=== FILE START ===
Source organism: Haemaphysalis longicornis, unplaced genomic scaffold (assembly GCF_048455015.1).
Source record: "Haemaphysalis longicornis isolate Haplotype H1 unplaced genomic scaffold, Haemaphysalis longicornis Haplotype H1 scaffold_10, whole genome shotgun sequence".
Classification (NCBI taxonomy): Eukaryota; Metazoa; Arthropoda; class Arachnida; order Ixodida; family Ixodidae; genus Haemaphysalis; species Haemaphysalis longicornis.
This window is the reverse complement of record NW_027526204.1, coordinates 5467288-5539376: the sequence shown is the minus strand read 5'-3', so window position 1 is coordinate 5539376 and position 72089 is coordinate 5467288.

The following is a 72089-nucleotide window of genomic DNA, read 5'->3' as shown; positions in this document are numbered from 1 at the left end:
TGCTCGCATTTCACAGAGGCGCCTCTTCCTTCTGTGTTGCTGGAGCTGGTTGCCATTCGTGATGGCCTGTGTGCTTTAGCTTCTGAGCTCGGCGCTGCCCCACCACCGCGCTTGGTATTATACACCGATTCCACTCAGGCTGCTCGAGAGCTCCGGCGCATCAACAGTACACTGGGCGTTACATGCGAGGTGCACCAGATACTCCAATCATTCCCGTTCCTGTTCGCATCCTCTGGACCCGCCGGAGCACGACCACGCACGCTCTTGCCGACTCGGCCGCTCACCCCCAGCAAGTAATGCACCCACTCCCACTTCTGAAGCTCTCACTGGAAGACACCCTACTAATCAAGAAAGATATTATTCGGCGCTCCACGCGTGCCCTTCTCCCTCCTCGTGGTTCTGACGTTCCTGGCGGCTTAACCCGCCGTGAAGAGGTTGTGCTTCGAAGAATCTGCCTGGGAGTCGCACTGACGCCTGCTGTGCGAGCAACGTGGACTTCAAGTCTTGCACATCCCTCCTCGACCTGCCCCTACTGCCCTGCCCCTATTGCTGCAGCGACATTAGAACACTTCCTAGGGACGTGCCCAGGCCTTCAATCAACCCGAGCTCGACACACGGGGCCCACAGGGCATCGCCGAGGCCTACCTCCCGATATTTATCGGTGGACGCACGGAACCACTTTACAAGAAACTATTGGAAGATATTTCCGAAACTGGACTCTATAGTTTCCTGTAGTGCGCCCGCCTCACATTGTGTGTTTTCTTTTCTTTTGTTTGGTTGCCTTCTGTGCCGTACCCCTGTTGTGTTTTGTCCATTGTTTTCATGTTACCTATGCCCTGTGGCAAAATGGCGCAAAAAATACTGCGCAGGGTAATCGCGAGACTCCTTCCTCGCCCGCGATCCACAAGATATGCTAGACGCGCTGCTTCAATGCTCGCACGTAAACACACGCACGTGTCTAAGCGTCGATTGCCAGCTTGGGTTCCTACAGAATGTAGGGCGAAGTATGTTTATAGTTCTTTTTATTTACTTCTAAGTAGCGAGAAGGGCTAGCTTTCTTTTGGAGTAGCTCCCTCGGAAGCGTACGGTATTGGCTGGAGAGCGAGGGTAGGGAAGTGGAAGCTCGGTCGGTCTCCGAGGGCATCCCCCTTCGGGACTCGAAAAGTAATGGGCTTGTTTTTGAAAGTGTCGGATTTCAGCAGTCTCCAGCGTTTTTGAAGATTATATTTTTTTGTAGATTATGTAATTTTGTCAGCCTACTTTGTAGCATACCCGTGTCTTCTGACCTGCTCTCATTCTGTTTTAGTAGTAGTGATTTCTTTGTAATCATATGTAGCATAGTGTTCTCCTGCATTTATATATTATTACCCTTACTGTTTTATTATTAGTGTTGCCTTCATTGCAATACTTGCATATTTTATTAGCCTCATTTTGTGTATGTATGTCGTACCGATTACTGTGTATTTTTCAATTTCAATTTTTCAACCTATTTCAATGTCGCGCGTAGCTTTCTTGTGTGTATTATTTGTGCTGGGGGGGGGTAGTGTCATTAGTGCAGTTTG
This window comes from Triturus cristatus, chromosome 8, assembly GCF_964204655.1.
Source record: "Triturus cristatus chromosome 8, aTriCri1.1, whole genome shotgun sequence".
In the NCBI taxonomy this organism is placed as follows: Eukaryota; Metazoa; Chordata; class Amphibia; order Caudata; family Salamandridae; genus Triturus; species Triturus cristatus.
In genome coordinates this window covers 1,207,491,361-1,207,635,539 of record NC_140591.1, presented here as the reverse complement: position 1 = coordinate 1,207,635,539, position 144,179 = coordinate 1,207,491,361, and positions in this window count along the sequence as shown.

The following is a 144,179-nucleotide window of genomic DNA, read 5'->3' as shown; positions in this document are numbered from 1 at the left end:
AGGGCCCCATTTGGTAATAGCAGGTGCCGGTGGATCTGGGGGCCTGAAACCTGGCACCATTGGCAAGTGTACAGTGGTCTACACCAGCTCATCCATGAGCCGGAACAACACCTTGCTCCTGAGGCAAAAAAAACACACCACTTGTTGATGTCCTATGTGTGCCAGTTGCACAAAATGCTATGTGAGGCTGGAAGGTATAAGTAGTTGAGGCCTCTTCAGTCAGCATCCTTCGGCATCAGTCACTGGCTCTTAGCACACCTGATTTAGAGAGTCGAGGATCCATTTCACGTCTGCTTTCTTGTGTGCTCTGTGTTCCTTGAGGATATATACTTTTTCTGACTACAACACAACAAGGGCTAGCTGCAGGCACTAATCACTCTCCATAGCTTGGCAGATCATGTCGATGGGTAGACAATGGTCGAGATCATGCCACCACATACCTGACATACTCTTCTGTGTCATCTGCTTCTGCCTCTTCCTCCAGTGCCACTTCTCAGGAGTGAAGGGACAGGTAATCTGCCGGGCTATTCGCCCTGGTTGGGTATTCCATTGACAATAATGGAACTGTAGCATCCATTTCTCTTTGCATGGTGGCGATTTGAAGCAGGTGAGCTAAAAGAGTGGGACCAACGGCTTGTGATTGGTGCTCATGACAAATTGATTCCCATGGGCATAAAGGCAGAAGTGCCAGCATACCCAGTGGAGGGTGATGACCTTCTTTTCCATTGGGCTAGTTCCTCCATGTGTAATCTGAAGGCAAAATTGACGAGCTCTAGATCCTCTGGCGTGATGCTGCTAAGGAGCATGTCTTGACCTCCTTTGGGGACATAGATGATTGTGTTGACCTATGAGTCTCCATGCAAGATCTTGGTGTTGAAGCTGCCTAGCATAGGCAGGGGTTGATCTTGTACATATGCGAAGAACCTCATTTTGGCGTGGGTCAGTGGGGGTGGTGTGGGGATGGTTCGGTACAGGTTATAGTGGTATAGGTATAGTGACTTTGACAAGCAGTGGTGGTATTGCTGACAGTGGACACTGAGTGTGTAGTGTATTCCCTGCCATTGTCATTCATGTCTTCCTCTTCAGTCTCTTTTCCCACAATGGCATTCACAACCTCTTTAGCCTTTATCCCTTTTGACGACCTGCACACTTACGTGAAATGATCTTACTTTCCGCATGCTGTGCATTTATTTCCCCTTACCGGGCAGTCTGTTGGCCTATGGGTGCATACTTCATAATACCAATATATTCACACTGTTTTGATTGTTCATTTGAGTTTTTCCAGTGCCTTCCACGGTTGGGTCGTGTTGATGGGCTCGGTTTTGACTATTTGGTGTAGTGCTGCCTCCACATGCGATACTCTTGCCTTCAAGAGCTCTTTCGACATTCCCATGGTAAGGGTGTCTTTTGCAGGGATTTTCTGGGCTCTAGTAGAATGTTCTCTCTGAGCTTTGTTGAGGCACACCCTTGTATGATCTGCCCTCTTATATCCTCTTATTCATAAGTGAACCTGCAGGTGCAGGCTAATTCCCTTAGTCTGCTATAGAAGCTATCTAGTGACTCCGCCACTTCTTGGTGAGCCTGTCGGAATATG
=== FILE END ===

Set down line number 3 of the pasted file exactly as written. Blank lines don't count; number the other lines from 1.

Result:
Classification (NCBI taxonomy): Eukaryota; Metazoa; Arthropoda; class Arachnida; order Ixodida; family Ixodidae; genus Haemaphysalis; species Haemaphysalis longicornis.